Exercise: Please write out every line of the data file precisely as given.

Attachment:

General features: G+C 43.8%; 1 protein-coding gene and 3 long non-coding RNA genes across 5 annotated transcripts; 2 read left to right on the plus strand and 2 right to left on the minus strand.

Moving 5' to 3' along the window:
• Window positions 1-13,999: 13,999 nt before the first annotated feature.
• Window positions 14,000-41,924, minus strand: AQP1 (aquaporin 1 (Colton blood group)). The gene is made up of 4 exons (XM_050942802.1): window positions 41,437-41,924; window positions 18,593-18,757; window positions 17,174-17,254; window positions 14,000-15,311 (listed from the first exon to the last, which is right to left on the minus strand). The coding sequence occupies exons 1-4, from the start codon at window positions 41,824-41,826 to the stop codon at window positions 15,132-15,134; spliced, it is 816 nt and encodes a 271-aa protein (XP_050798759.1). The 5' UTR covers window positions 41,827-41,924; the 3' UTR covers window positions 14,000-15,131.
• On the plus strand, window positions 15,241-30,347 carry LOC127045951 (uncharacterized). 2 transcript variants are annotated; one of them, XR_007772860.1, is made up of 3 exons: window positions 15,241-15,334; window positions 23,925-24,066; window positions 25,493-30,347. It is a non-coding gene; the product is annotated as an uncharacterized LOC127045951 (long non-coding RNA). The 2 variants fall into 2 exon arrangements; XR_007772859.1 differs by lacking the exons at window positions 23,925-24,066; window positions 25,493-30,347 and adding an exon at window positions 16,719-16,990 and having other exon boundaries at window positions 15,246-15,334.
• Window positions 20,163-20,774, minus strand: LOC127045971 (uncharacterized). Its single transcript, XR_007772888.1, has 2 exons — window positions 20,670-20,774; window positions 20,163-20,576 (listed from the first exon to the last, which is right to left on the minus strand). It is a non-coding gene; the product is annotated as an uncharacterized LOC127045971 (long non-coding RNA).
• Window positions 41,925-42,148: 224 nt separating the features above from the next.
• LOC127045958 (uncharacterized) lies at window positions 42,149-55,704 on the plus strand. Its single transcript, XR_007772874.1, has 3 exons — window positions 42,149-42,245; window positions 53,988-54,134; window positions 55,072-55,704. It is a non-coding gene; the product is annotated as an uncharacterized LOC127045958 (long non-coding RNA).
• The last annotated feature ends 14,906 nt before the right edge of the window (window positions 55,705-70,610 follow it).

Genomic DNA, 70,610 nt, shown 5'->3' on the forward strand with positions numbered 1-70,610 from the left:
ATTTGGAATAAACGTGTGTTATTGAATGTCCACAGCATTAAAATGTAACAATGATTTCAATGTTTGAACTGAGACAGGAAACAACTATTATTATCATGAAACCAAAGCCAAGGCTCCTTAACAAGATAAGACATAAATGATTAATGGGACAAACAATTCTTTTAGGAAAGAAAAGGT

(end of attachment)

General features: G+C 43.8%; 1 protein-coding gene and 3 long non-coding RNA genes across 5 annotated transcripts; 2 read left to right on the plus strand and 2 right to left on the minus strand.

Moving 5' to 3' along the window:
• Window positions 1-13,999: 13,999 nt before the first annotated feature.
• Window positions 14,000-41,924, minus strand: AQP1 (aquaporin 1 (Colton blood group)). The gene is made up of 4 exons (XM_050942802.1): window positions 41,437-41,924; window positions 18,593-18,757; window positions 17,174-17,254; window positions 14,000-15,311 (listed from the first exon to the last, which is right to left on the minus strand). The coding sequence occupies exons 1-4, from the start codon at window positions 41,824-41,826 to the stop codon at window positions 15,132-15,134; spliced, it is 816 nt and encodes a 271-aa protein (XP_050798759.1). The 5' UTR covers window positions 41,827-41,924; the 3' UTR covers window positions 14,000-15,131.
• On the plus strand, window positions 15,241-30,347 carry LOC127045951 (uncharacterized). 2 transcript variants are annotated; one of them, XR_007772860.1, is made up of 3 exons: window positions 15,241-15,334; window positions 23,925-24,066; window positions 25,493-30,347. It is a non-coding gene; the product is annotated as an uncharacterized LOC127045951 (long non-coding RNA). The 2 variants fall into 2 exon arrangements; XR_007772859.1 differs by lacking the exons at window positions 23,925-24,066; window positions 25,493-30,347 and adding an exon at window positions 16,719-16,990 and having other exon boundaries at window positions 15,246-15,334.
• Window positions 20,163-20,774, minus strand: LOC127045971 (uncharacterized). Its single transcript, XR_007772888.1, has 2 exons — window positions 20,670-20,774; window positions 20,163-20,576 (listed from the first exon to the last, which is right to left on the minus strand). It is a non-coding gene; the product is annotated as an uncharacterized LOC127045971 (long non-coding RNA).
• Window positions 41,925-42,148: 224 nt separating the features above from the next.
• LOC127045958 (uncharacterized) lies at window positions 42,149-55,704 on the plus strand. Its single transcript, XR_007772874.1, has 3 exons — window positions 42,149-42,245; window positions 53,988-54,134; window positions 55,072-55,704. It is a non-coding gene; the product is annotated as an uncharacterized LOC127045958 (long non-coding RNA).
• The last annotated feature ends 14,906 nt before the right edge of the window (window positions 55,705-70,610 follow it).

Genomic DNA, 70,610 nt, shown 5'->3' on the forward strand with positions numbered 1-70,610 from the left:
ATTTGGAATAAACGTGTGTTATTGAATGTCCACAGCATTAAAATGTAACAATGATTTCAATGTTTGAACTGAGACAGGAAACAACTATTATTATCATGAAACCAAAGCCAAGGCTCCTTAACAAGATAAGACATAAATGATTAATGGGACAAACAATTCTTTTAGGAAAGAAAAGGT